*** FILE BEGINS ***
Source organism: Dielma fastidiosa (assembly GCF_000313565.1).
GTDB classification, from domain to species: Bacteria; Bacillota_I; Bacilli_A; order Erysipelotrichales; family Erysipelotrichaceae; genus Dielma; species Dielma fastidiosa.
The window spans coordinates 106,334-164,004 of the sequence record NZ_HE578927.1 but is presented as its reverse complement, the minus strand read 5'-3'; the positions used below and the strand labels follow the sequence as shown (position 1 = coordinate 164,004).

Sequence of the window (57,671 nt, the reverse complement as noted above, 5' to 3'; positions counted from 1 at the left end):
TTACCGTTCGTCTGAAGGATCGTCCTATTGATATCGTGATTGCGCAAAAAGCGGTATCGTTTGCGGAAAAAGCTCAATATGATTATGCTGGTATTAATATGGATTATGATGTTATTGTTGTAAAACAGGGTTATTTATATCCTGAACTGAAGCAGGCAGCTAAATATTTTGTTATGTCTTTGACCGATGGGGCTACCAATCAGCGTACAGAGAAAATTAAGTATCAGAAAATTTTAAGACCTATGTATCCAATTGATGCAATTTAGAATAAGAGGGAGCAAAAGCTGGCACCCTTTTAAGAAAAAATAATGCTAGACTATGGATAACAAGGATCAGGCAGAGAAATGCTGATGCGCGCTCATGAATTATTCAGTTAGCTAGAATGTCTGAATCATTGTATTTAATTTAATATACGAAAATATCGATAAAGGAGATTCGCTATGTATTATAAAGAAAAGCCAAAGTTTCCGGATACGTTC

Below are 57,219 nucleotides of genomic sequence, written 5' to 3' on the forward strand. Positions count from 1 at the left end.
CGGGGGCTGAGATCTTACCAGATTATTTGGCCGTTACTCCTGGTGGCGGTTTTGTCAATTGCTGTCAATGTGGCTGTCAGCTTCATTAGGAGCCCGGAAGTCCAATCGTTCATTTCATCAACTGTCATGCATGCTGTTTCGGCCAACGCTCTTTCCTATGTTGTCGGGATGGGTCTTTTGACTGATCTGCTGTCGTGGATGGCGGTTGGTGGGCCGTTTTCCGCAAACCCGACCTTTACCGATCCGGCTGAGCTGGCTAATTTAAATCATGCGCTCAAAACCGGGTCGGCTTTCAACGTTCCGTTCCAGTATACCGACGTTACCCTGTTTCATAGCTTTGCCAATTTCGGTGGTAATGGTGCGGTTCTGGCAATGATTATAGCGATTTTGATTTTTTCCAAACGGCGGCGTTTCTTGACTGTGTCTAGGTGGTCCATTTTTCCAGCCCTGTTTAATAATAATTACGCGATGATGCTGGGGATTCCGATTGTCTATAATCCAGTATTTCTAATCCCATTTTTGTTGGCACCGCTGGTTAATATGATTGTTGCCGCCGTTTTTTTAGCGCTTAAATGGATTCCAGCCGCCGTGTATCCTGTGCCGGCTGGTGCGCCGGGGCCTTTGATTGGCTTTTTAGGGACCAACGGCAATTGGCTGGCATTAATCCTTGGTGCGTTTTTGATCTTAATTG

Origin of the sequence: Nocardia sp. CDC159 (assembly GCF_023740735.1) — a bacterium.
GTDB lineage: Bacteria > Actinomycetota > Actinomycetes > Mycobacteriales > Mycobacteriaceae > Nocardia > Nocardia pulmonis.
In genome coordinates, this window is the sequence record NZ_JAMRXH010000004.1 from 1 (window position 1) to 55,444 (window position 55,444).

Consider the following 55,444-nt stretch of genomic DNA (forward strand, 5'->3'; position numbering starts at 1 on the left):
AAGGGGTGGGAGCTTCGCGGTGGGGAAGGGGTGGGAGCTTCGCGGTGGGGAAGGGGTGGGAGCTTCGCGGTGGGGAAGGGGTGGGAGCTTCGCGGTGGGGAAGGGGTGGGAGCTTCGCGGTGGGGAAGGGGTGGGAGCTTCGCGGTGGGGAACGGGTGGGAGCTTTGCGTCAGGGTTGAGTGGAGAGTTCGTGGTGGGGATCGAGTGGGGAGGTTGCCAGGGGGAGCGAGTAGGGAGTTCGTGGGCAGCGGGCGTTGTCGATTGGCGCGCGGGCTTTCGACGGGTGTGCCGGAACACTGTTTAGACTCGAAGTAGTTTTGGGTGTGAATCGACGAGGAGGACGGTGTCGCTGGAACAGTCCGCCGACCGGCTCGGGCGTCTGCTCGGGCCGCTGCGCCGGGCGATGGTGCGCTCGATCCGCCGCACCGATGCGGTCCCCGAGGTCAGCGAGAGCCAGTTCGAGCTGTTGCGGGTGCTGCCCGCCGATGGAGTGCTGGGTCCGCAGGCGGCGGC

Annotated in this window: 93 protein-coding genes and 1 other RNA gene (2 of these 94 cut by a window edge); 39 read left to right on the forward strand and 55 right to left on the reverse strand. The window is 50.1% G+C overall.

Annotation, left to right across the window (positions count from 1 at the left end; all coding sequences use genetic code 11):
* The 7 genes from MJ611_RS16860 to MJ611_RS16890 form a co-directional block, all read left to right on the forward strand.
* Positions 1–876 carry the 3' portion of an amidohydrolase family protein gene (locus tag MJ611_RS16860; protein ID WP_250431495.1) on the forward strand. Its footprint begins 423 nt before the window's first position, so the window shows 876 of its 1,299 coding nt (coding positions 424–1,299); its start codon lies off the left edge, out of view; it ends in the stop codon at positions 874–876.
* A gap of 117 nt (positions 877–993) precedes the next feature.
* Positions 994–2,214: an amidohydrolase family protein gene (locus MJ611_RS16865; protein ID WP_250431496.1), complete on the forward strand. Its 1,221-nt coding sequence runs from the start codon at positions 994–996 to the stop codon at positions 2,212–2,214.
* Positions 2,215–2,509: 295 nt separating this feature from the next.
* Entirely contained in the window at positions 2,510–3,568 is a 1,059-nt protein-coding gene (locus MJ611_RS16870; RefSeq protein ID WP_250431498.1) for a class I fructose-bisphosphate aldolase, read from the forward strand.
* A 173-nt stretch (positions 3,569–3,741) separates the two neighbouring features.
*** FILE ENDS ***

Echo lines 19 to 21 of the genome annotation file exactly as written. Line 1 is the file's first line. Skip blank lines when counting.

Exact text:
* Positions 2,215–2,509: 295 nt separating this feature from the next.
* Entirely contained in the window at positions 2,510–3,568 is a 1,059-nt protein-coding gene (locus MJ611_RS16870; RefSeq protein ID WP_250431498.1) for a class I fructose-bisphosphate aldolase, read from the forward strand.
* A 173-nt stretch (positions 3,569–3,741) separates the two neighbouring features.